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June 5, 2023

From: Tom Mulcair

To: Canadian healthcare observers

Date: June 5, 2023

Re: Beware the False God of Private Healthcare

Ontario’s Bill 60 was introduced last winter and it’s the latest stealthy attempt to subvert Canada’s public healthcare system by letting for-profit care creep in.

You will never know it by reading the title or anything in it because it all talks about integrated community healthcare.

Good luck trying to find the word private in there anywhere.

But we all know that that’s where this is headed.

So it might be helpful to look a little bit at the history of how we came to our present system and what needs to be done to make the system much better for the future and for our kids.

We’ve always liked to compare ourselves to the Americans, but now we have to start looking at ourselves and what we’re actually delivering. Because the only thing that matters is results. All the rest is debate. We like debate, but we like results even more.

Some history: In the late fifties, Tommy Douglas is in his last election as the premier of Saskatchewan. He promises to bring in universal medical care. His successor actually brought it to life because Tommy marched off in 1961to win the leadership of the newly formed NDP.

Meanwhile in Ottawa, John Diefenbaker's Conservative government knew the power of the prairie populist. Diefenbaker was from Prince Albert and knew what Douglas and the new party could represent in Ottawa.

So he put Supreme Court Justice Emmett Hall in charge of a massive commission of inquiry to come up with a healthcare scheme that could extend Saskatchewan’s model to all of Canada. Over three years the Hall Commission held 80 full days of hearings across the country. It ordered up 26 major studies, received submissions and presentations from more than 400 institutions and groups.

Then the Liberals came in. Lester Pearson's in power.

He starts the work with the provinces and ultimately, in 1966, Medicare as we know it was introduced across the country. That work took five years.

And I would dare say that this is what's singularly missing in Ontario’s rush to Bill 60. Because if you go through the legislation, there’s lots of regulatory power. But you could drive a Mack truck through some of the holes in what's being proposed.

Licensure is going be made easier. We’re talking about competition, but do you really want competition from people who don't have the qualifications? Enforcement is a key driver of all these things.

If you have a rule, you have to enforce it. And in Canada we’re not good at enforcing. When I was the head of the Quebec agency that oversaw the licencing bodies for more than 50 professions, not just in healthcare, but lawyers, accountants and even urban planners and engineers. Its job is to make sure each licensing board is doing its job of protecting the public.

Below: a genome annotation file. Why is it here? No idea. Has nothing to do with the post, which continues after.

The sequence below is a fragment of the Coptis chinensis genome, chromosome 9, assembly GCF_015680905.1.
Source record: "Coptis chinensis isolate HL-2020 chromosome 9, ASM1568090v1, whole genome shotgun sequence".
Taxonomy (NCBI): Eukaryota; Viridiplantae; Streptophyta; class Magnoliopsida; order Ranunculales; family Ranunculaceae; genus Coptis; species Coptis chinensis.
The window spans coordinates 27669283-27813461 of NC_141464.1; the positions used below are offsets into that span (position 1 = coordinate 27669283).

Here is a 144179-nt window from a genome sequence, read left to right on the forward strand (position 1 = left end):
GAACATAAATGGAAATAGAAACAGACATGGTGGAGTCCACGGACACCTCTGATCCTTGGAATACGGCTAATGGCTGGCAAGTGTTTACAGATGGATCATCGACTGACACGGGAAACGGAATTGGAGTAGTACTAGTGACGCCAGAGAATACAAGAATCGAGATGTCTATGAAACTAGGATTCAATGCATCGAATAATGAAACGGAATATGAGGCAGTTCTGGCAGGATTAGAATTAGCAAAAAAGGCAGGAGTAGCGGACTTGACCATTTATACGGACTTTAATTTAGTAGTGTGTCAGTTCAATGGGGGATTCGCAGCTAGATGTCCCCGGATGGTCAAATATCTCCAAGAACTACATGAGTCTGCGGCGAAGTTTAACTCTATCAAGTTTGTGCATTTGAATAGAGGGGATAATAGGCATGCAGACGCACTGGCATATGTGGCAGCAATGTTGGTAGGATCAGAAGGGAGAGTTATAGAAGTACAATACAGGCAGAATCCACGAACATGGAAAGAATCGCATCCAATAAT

I was the first Canadian on the board of something called the Council on Licensure Enforcement and Regulation, which had badges. This is enforcement. This is a subset of the police power of the state. Americans don’t fool around with this stuff.

We don’t enforce in Canada, as we learned during the pandemic, whether it was the privately run Herron residence in Montreal where 47 seniors died in Covid’s first wave or in Bobcaygeon where another 29 people died in a private care facility.

This was private care, but there was no enforcement because both provinces had actually reduced the number of people overseeing longterm care.

And private care is not unimportant in these matters. Consider the Oxford University study published in the Lancet last summer.

“Private sector outsourcing corresponded with significantly increased rates of treatable mortality,” was the conclusion.

That’s evidence for those seeking evidence-based decision making. And it should shut down the sloppy thinking that has folks saying, well somehow competition will magically produce better results.

And as we all know, private providers cherry-pick their cases, leaving the tough stuff to the public sector. And if a patient has been in private care and the private care has received the money from the government, guess what, if they develop an infection, they’re right back to the public system.

So any reform of our system has to be based on evidence. It has to be done step by step, and it has to be done, dare I say, the same way the first system was introduced: thoughtfully.

Tom Mulcair is the former federal Leader of the Official Opposition. This Memo is drawn from his argument at the C.D. Howe Institute’s last Regent Debate: Be It Resolved: Competition Will Save Canada’s Broken Healthcare System.

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The views expressed here are those of the author. The C.D. Howe Institute does not take corporate positions on policy matters.